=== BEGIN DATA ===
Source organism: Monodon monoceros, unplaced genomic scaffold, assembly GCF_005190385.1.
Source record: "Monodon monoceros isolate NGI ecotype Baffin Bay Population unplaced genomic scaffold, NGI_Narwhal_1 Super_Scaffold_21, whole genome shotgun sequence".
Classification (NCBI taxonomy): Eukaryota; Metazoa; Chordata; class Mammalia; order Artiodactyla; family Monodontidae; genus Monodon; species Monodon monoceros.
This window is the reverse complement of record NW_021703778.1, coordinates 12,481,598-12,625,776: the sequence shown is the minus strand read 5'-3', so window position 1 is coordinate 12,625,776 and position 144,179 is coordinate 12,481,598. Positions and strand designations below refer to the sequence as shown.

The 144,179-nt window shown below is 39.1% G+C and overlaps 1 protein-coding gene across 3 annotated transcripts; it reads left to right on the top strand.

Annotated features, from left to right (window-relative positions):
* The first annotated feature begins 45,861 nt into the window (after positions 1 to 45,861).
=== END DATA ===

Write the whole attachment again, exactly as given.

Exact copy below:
Source organism: Monodon monoceros, unplaced genomic scaffold, assembly GCF_005190385.1.
Source record: "Monodon monoceros isolate NGI ecotype Baffin Bay Population unplaced genomic scaffold, NGI_Narwhal_1 Super_Scaffold_21, whole genome shotgun sequence".
Classification (NCBI taxonomy): Eukaryota; Metazoa; Chordata; class Mammalia; order Artiodactyla; family Monodontidae; genus Monodon; species Monodon monoceros.
This window is the reverse complement of record NW_021703778.1, coordinates 12,481,598-12,625,776: the sequence shown is the minus strand read 5'-3', so window position 1 is coordinate 12,625,776 and position 144,179 is coordinate 12,481,598. Positions and strand designations below refer to the sequence as shown.

The 144,179-nt window shown below is 39.1% G+C and overlaps 1 protein-coding gene across 3 annotated transcripts; it reads left to right on the top strand.

Annotated features, from left to right (window-relative positions):
* The first annotated feature begins 45,861 nt into the window (after positions 1 to 45,861).